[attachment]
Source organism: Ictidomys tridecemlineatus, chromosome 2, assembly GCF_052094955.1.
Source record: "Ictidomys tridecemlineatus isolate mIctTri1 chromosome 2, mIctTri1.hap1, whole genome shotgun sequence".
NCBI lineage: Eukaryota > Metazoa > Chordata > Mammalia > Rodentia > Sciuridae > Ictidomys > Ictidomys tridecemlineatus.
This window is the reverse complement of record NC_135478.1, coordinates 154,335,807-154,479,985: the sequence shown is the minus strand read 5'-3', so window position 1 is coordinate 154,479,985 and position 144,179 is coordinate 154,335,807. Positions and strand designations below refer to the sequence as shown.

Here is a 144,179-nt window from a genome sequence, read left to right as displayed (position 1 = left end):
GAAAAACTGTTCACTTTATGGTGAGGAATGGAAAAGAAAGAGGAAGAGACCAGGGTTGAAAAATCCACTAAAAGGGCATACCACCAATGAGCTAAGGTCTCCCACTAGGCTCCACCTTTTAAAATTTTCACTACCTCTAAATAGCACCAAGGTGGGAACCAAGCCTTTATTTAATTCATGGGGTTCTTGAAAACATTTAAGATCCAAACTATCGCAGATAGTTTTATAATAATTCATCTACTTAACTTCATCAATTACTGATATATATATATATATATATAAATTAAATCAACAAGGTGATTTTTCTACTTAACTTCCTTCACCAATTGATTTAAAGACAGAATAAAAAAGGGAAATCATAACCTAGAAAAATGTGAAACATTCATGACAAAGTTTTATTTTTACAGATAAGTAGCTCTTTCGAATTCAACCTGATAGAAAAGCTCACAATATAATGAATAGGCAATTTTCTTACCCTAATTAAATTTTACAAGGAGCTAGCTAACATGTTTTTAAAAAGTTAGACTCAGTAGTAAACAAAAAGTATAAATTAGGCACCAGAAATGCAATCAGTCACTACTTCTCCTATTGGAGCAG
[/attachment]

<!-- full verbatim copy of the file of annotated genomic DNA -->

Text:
Source organism: Ictidomys tridecemlineatus, chromosome 2, assembly GCF_052094955.1.
Source record: "Ictidomys tridecemlineatus isolate mIctTri1 chromosome 2, mIctTri1.hap1, whole genome shotgun sequence".
NCBI lineage: Eukaryota > Metazoa > Chordata > Mammalia > Rodentia > Sciuridae > Ictidomys > Ictidomys tridecemlineatus.
This window is the reverse complement of record NC_135478.1, coordinates 154,335,807-154,479,985: the sequence shown is the minus strand read 5'-3', so window position 1 is coordinate 154,479,985 and position 144,179 is coordinate 154,335,807. Positions and strand designations below refer to the sequence as shown.

Here is a 144,179-nt window from a genome sequence, read left to right as displayed (position 1 = left end):
GAAAAACTGTTCACTTTATGGTGAGGAATGGAAAAGAAAGAGGAAGAGACCAGGGTTGAAAAATCCACTAAAAGGGCATACCACCAATGAGCTAAGGTCTCCCACTAGGCTCCACCTTTTAAAATTTTCACTACCTCTAAATAGCACCAAGGTGGGAACCAAGCCTTTATTTAATTCATGGGGTTCTTGAAAACATTTAAGATCCAAACTATCGCAGATAGTTTTATAATAATTCATCTACTTAACTTCATCAATTACTGATATATATATATATATATATAAATTAAATCAACAAGGTGATTTTTCTACTTAACTTCCTTCACCAATTGATTTAAAGACAGAATAAAAAAGGGAAATCATAACCTAGAAAAATGTGAAACATTCATGACAAAGTTTTATTTTTACAGATAAGTAGCTCTTTCGAATTCAACCTGATAGAAAAGCTCACAATATAATGAATAGGCAATTTTCTTACCCTAATTAAATTTTACAAGGAGCTAGCTAACATGTTTTTAAAAAGTTAGACTCAGTAGTAAACAAAAAGTATAAATTAGGCACCAGAAATGCAATCAGTCACTACTTCTCCTATTGGAGCAG